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Watches, those everyday objects that tell us the time with precision, are often much more complex than they seem. Beyond aesthetics, there is a whole ingenious mechanism hidden behind these small hands that turn on the dial. In this guide, we invite you to discover how watch hands work and what their role is.
The anatomy of a watch
Before diving into the heart of the matter, let’s take a quick look at the different elements that make up a watch:
- The box : this is the metal part that contains the movement, the dial and the hands.
- The dial : it is the surface on which the hours, minutes and seconds are displayed, as well as sometimes other indications such as the date.
- Indexes: these are the markers that allow the time to be read (Arabic or Roman numerals, sticks, etc.).
- The needles : they indicate the hours, minutes and seconds by moving across the dial.
- The crown : it allows you to set the time and date, but also to manually wind the watch if necessary.
- The bracelet : it is generally made of leather, steel or fabric and allows the watch to be held on the wrist.
The role of hands in a watch
The main function of the hands of a watch is to indicate the passage of time. To do this, they move at different speeds on the dial, guided by a precise mechanism called movement.
The hour hand is the shortest and widest of the three main hands. It performs a complete revolution of the dial in 12 hours. So, each time she passes over an index, it means that an hour has passed.
The minute hand is slightly longer and thinner than the hour hand, and it travels around the dial much faster: it completes a full revolution in 60 minutes. Each passage on an index therefore corresponds to an elapsed minute.
Finally, the seconds hand is generally the thinnest and longest of the three. She completes one revolution of the dial in just 60 seconds, which means she is constantly moving. Each time she passes over an index, a second has passed.
The movement, engine of the hands of a watch
The hands of a watch are driven by the movement, a complex mechanism that allows them to rotate at the right speed to tell the time precisely. There are different types of movements:
The mechanical movement is probably the oldest and most widespread. It works thanks to a mainspring which gradually relaxes, driving a series of cogs which transmit energy to the hands. This type of movement must be wound manually or automatically (depending on the model) to maintain spring tension.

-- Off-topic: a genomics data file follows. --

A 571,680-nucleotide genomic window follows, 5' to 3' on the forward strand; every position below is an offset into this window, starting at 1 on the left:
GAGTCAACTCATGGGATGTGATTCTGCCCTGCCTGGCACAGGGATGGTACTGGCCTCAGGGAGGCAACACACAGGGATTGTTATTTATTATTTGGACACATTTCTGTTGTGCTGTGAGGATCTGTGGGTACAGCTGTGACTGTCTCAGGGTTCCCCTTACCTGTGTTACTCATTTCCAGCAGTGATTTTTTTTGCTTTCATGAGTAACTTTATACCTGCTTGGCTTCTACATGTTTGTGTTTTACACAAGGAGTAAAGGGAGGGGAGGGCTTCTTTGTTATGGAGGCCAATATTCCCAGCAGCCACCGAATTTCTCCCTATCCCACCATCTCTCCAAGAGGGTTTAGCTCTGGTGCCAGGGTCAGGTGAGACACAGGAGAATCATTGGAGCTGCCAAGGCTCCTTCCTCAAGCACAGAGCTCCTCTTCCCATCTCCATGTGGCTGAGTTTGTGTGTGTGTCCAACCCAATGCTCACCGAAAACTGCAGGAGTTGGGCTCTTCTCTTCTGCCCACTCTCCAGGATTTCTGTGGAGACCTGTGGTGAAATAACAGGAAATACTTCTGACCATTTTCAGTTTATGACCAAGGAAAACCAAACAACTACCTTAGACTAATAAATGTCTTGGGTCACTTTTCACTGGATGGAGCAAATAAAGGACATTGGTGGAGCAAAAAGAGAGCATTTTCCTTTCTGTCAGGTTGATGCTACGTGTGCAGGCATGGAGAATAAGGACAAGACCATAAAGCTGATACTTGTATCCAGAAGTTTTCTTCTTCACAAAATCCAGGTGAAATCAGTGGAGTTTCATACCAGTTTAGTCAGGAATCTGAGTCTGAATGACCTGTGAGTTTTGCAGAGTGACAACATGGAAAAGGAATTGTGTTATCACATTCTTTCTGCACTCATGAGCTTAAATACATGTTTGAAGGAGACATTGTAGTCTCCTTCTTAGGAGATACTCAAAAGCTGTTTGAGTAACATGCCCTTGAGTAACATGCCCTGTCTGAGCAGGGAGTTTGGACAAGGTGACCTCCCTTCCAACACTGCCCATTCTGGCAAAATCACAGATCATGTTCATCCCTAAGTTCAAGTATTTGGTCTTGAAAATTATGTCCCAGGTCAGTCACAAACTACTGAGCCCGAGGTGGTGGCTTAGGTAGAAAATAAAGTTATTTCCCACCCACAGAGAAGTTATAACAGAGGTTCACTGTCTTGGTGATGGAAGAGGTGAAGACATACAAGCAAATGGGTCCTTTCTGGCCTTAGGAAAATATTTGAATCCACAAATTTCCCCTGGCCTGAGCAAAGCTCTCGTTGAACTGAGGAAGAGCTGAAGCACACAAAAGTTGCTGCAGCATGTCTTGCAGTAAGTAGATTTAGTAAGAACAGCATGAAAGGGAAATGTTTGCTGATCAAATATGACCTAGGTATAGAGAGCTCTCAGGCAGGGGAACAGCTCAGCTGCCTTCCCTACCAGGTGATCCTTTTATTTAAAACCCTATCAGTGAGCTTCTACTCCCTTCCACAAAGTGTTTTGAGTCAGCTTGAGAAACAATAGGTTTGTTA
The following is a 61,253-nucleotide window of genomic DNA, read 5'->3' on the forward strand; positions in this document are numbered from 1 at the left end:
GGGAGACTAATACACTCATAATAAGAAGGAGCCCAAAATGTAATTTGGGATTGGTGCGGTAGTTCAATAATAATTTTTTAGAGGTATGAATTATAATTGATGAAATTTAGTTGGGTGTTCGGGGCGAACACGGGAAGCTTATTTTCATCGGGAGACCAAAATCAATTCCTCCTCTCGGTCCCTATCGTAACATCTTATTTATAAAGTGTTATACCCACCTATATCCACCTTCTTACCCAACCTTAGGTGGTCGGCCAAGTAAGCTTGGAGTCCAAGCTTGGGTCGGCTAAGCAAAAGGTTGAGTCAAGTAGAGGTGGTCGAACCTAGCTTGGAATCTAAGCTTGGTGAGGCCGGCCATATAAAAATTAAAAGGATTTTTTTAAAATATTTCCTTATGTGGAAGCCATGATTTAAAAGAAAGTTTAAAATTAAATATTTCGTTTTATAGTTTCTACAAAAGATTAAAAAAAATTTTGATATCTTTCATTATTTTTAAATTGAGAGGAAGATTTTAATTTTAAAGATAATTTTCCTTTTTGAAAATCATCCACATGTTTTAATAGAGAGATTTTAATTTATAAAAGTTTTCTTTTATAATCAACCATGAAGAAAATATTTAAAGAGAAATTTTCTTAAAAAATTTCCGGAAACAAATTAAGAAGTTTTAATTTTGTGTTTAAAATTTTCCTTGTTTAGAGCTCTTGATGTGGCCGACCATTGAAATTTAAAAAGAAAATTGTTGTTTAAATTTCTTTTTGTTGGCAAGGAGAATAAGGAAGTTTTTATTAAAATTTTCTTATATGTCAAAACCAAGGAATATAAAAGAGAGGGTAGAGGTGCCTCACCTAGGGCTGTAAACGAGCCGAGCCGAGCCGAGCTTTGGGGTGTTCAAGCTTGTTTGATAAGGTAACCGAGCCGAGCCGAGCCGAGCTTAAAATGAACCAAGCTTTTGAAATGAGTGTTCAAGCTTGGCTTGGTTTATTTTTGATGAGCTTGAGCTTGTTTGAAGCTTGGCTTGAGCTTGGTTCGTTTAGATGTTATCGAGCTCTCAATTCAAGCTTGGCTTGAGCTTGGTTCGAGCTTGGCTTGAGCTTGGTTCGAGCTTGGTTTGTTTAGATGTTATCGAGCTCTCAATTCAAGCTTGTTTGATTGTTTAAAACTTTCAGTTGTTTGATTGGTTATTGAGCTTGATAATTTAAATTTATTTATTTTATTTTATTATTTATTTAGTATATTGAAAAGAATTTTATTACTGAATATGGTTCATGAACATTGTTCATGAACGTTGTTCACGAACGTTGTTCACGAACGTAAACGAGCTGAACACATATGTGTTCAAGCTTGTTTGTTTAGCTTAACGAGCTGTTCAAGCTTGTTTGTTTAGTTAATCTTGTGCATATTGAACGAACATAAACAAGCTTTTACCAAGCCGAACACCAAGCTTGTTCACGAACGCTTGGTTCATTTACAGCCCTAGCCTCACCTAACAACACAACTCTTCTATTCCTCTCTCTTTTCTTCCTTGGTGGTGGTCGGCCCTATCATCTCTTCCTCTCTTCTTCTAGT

The quartz movement appeared in the 70s and largely contributed to democratizing access to watches for everyone. The main difference with the mechanical movement lies in its source of energy: here, no spring, but a battery which sends electrical impulses to a small quartz crystal. The latter then oscillates at a very precise frequency, allowing the hands to move with precision.
Finally, the solar movement is a variation of the quartz movement that uses solar energy to power the watch. Photovoltaic cells are integrated into the dial and recharge the battery of the watch when it is exposed to light. This technology offers almost unlimited autonomy and avoids the need to replace the battery regularly.
Complications, additional functions for hands
Beyond the time display, some watches are equipped with complications that add additional functionality to the hands:
- The date : a small window on the dial indicates the day of the current month.
- The day : similar to the date, this complication also adds the day of the week.
- The chronograph: this is a time measurement function that allows intervals to be measured using a dedicated hand and a pusher to start, stop and reset the count.
- Moon phase: this complication displays the current phase of the moon on the dial.
- Awakening : some watches have an integrated alarm, activated by a specific hand.
In conclusion, watch hands are much more than just aesthetic elements. They represent a refined and precise mechanism that allows us to follow the passage of time on a daily basis.
So the next time you look at your watch, don’t hesitate to take a few seconds to appreciate the watchmakers’ know-how hidden behind these fine hands.